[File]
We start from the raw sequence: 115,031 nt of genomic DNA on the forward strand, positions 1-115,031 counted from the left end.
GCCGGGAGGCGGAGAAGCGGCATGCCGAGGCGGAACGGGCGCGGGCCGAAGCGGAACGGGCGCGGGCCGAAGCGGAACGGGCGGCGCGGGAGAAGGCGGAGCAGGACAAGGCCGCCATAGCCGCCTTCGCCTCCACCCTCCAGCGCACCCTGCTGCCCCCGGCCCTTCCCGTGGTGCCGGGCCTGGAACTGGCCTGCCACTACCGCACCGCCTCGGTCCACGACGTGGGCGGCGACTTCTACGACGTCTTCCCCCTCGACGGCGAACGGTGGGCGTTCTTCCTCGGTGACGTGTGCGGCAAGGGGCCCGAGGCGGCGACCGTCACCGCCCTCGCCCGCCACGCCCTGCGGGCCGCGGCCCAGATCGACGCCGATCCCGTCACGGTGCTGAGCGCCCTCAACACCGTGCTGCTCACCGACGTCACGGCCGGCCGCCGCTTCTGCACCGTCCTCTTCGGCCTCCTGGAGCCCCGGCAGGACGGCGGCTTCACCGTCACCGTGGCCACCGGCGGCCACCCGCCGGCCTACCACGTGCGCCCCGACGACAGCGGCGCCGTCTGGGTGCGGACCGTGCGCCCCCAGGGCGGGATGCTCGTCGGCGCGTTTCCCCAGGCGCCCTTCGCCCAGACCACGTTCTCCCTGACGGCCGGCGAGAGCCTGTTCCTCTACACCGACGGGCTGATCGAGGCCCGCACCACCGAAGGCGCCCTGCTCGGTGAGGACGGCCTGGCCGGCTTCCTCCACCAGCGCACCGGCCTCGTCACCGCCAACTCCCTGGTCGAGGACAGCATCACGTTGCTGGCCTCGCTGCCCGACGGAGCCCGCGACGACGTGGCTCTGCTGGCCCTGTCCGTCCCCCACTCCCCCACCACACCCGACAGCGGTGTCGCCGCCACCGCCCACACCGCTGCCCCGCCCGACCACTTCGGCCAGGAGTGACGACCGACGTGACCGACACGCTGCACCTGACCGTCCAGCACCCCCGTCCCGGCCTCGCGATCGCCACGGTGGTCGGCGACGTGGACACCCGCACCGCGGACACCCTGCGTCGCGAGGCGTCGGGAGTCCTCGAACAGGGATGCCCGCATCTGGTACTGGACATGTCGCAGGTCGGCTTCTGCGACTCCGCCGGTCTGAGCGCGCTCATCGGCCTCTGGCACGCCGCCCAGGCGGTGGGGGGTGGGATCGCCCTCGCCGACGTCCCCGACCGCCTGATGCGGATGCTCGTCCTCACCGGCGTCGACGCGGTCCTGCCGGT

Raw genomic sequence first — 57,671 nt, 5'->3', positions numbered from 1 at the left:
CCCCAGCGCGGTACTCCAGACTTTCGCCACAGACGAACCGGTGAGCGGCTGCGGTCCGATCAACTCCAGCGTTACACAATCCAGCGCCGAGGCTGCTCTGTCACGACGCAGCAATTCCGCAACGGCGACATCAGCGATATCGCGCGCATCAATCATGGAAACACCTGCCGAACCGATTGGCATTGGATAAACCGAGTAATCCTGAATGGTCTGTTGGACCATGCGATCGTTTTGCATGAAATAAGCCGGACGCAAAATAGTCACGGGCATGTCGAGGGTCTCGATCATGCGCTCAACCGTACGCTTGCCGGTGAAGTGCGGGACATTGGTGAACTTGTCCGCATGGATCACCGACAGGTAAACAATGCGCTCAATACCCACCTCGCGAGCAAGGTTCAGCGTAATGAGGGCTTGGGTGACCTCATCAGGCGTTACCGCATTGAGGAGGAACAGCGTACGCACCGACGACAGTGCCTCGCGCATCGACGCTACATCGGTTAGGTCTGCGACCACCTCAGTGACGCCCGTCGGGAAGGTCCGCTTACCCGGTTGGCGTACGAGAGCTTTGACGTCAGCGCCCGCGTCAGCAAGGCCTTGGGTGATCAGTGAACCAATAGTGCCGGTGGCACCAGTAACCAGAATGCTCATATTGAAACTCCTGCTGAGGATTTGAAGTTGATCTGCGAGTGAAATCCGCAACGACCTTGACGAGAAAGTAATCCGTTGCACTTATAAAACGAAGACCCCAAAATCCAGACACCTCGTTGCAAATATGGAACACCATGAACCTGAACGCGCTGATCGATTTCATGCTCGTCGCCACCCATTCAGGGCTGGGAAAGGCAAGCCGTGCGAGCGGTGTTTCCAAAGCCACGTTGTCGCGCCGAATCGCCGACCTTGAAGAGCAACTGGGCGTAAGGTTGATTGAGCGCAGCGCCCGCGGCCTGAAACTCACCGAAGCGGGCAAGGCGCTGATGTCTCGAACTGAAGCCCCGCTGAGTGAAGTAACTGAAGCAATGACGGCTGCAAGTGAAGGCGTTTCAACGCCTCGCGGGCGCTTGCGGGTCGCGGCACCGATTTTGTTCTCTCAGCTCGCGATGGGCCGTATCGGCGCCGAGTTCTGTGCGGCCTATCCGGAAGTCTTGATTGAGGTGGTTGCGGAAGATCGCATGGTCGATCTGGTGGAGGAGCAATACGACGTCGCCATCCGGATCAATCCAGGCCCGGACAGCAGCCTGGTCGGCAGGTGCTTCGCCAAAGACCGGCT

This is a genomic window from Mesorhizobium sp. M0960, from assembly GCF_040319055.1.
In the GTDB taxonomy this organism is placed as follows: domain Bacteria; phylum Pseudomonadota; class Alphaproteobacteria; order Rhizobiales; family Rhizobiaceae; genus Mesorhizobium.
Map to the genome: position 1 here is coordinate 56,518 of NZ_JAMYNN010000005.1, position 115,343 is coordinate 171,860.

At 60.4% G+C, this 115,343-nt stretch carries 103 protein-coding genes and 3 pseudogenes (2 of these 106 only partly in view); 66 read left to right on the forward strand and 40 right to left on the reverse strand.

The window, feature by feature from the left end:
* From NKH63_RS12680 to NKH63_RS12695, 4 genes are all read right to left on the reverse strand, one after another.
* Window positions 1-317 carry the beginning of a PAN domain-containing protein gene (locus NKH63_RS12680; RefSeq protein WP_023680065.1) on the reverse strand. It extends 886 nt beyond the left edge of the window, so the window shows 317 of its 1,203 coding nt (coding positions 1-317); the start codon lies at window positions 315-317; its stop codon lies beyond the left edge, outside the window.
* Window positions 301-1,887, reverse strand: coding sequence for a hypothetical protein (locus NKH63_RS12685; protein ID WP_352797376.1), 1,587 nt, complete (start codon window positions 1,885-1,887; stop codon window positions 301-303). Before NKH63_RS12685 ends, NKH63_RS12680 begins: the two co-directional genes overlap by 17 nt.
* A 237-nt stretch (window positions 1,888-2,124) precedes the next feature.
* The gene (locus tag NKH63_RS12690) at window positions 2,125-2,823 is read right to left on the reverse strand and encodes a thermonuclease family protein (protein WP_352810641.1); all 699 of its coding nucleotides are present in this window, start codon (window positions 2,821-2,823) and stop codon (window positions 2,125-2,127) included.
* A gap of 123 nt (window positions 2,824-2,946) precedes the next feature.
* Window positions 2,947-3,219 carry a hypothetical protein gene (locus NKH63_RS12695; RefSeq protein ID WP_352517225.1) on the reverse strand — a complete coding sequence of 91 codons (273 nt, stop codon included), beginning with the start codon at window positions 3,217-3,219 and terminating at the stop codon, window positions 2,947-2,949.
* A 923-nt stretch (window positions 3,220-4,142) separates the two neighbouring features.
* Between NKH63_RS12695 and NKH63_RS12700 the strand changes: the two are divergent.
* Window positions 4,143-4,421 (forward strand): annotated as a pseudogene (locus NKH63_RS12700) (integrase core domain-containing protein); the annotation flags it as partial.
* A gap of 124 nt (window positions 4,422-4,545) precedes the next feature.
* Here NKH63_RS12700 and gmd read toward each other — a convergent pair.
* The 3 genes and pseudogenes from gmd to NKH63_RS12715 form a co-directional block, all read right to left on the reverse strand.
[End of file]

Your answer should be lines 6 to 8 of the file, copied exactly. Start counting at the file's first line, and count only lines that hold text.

In the GTDB taxonomy this organism is placed as follows: domain Bacteria; phylum Pseudomonadota; class Alphaproteobacteria; order Rhizobiales; family Rhizobiaceae; genus Mesorhizobium.
Map to the genome: position 1 here is coordinate 56,518 of NZ_JAMYNN010000005.1, position 115,343 is coordinate 171,860.

At 60.4% G+C, this 115,343-nt stretch carries 103 protein-coding genes and 3 pseudogenes (2 of these 106 only partly in view); 66 read left to right on the forward strand and 40 right to left on the reverse strand.